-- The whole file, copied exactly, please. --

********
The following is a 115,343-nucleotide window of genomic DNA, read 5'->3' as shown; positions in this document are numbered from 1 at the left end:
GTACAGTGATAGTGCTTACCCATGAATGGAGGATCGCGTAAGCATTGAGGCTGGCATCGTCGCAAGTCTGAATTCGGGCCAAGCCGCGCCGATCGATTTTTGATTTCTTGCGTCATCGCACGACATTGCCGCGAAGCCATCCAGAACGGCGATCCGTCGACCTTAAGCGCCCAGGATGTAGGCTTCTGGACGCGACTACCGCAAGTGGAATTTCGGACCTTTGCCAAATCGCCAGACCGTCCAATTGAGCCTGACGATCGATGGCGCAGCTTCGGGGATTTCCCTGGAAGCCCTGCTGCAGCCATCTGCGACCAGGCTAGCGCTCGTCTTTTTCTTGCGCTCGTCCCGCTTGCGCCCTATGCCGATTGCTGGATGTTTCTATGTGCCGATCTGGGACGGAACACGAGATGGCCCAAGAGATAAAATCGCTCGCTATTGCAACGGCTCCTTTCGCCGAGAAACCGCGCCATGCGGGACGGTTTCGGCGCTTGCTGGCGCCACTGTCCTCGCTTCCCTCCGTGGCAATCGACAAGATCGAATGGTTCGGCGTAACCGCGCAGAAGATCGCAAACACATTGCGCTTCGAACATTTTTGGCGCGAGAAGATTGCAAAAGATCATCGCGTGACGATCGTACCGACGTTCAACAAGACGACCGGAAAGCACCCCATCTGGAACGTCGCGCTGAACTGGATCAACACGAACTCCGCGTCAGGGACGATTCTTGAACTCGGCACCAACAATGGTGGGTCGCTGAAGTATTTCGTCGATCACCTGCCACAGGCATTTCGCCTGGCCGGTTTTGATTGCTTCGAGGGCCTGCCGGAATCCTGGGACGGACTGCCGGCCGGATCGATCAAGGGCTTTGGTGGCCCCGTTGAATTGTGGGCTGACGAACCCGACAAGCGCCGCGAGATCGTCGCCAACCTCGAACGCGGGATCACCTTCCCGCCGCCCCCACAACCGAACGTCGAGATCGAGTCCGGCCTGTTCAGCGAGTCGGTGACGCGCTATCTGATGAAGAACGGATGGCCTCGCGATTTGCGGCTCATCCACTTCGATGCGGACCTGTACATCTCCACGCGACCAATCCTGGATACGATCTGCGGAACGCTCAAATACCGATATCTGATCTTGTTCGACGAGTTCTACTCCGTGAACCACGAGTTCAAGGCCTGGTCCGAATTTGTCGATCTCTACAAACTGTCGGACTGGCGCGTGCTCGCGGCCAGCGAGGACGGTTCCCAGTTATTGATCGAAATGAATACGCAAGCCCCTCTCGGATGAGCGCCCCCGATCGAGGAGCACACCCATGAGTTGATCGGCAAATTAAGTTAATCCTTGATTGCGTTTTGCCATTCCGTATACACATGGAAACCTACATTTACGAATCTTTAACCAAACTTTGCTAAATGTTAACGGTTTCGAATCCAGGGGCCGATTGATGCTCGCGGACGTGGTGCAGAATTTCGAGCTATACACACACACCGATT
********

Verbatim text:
The following is a 115,343-nucleotide window of genomic DNA, read 5'->3' as shown; positions in this document are numbered from 1 at the left end:
GTACAGTGATAGTGCTTACCCATGAATGGAGGATCGCGTAAGCATTGAGGCTGGCATCGTCGCAAGTCTGAATTCGGGCCAAGCCGCGCCGATCGATTTTTGATTTCTTGCGTCATCGCACGACATTGCCGCGAAGCCATCCAGAACGGCGATCCGTCGACCTTAAGCGCCCAGGATGTAGGCTTCTGGACGCGACTACCGCAAGTGGAATTTCGGACCTTTGCCAAATCGCCAGACCGTCCAATTGAGCCTGACGATCGATGGCGCAGCTTCGGGGATTTCCCTGGAAGCCCTGCTGCAGCCATCTGCGACCAGGCTAGCGCTCGTCTTTTTCTTGCGCTCGTCCCGCTTGCGCCCTATGCCGATTGCTGGATGTTTCTATGTGCCGATCTGGGACGGAACACGAGATGGCCCAAGAGATAAAATCGCTCGCTATTGCAACGGCTCCTTTCGCCGAGAAACCGCGCCATGCGGGACGGTTTCGGCGCTTGCTGGCGCCACTGTCCTCGCTTCCCTCCGTGGCAATCGACAAGATCGAATGGTTCGGCGTAACCGCGCAGAAGATCGCAAACACATTGCGCTTCGAACATTTTTGGCGCGAGAAGATTGCAAAAGATCATCGCGTGACGATCGTACCGACGTTCAACAAGACGACCGGAAAGCACCCCATCTGGAACGTCGCGCTGAACTGGATCAACACGAACTCCGCGTCAGGGACGATTCTTGAACTCGGCACCAACAATGGTGGGTCGCTGAAGTATTTCGTCGATCACCTGCCACAGGCATTTCGCCTGGCCGGTTTTGATTGCTTCGAGGGCCTGCCGGAATCCTGGGACGGACTGCCGGCCGGATCGATCAAGGGCTTTGGTGGCCCCGTTGAATTGTGGGCTGACGAACCCGACAAGCGCCGCGAGATCGTCGCCAACCTCGAACGCGGGATCACCTTCCCGCCGCCCCCACAACCGAACGTCGAGATCGAGTCCGGCCTGTTCAGCGAGTCGGTGACGCGCTATCTGATGAAGAACGGATGGCCTCGCGATTTGCGGCTCATCCACTTCGATGCGGACCTGTACATCTCCACGCGACCAATCCTGGATACGATCTGCGGAACGCTCAAATACCGATATCTGATCTTGTTCGACGAGTTCTACTCCGTGAACCACGAGTTCAAGGCCTGGTCCGAATTTGTCGATCTCTACAAACTGTCGGACTGGCGCGTGCTCGCGGCCAGCGAGGACGGTTCCCAGTTATTGATCGAAATGAATACGCAAGCCCCTCTCGGATGAGCGCCCCCGATCGAGGAGCACACCCATGAGTTGATCGGCAAATTAAGTTAATCCTTGATTGCGTTTTGCCATTCCGTATACACATGGAAACCTACATTTACGAATCTTTAACCAAACTTTGCTAAATGTTAACGGTTTCGAATCCAGGGGCCGATTGATGCTCGCGGACGTGGTGCAGAATTTCGAGCTATACACACACACCGATT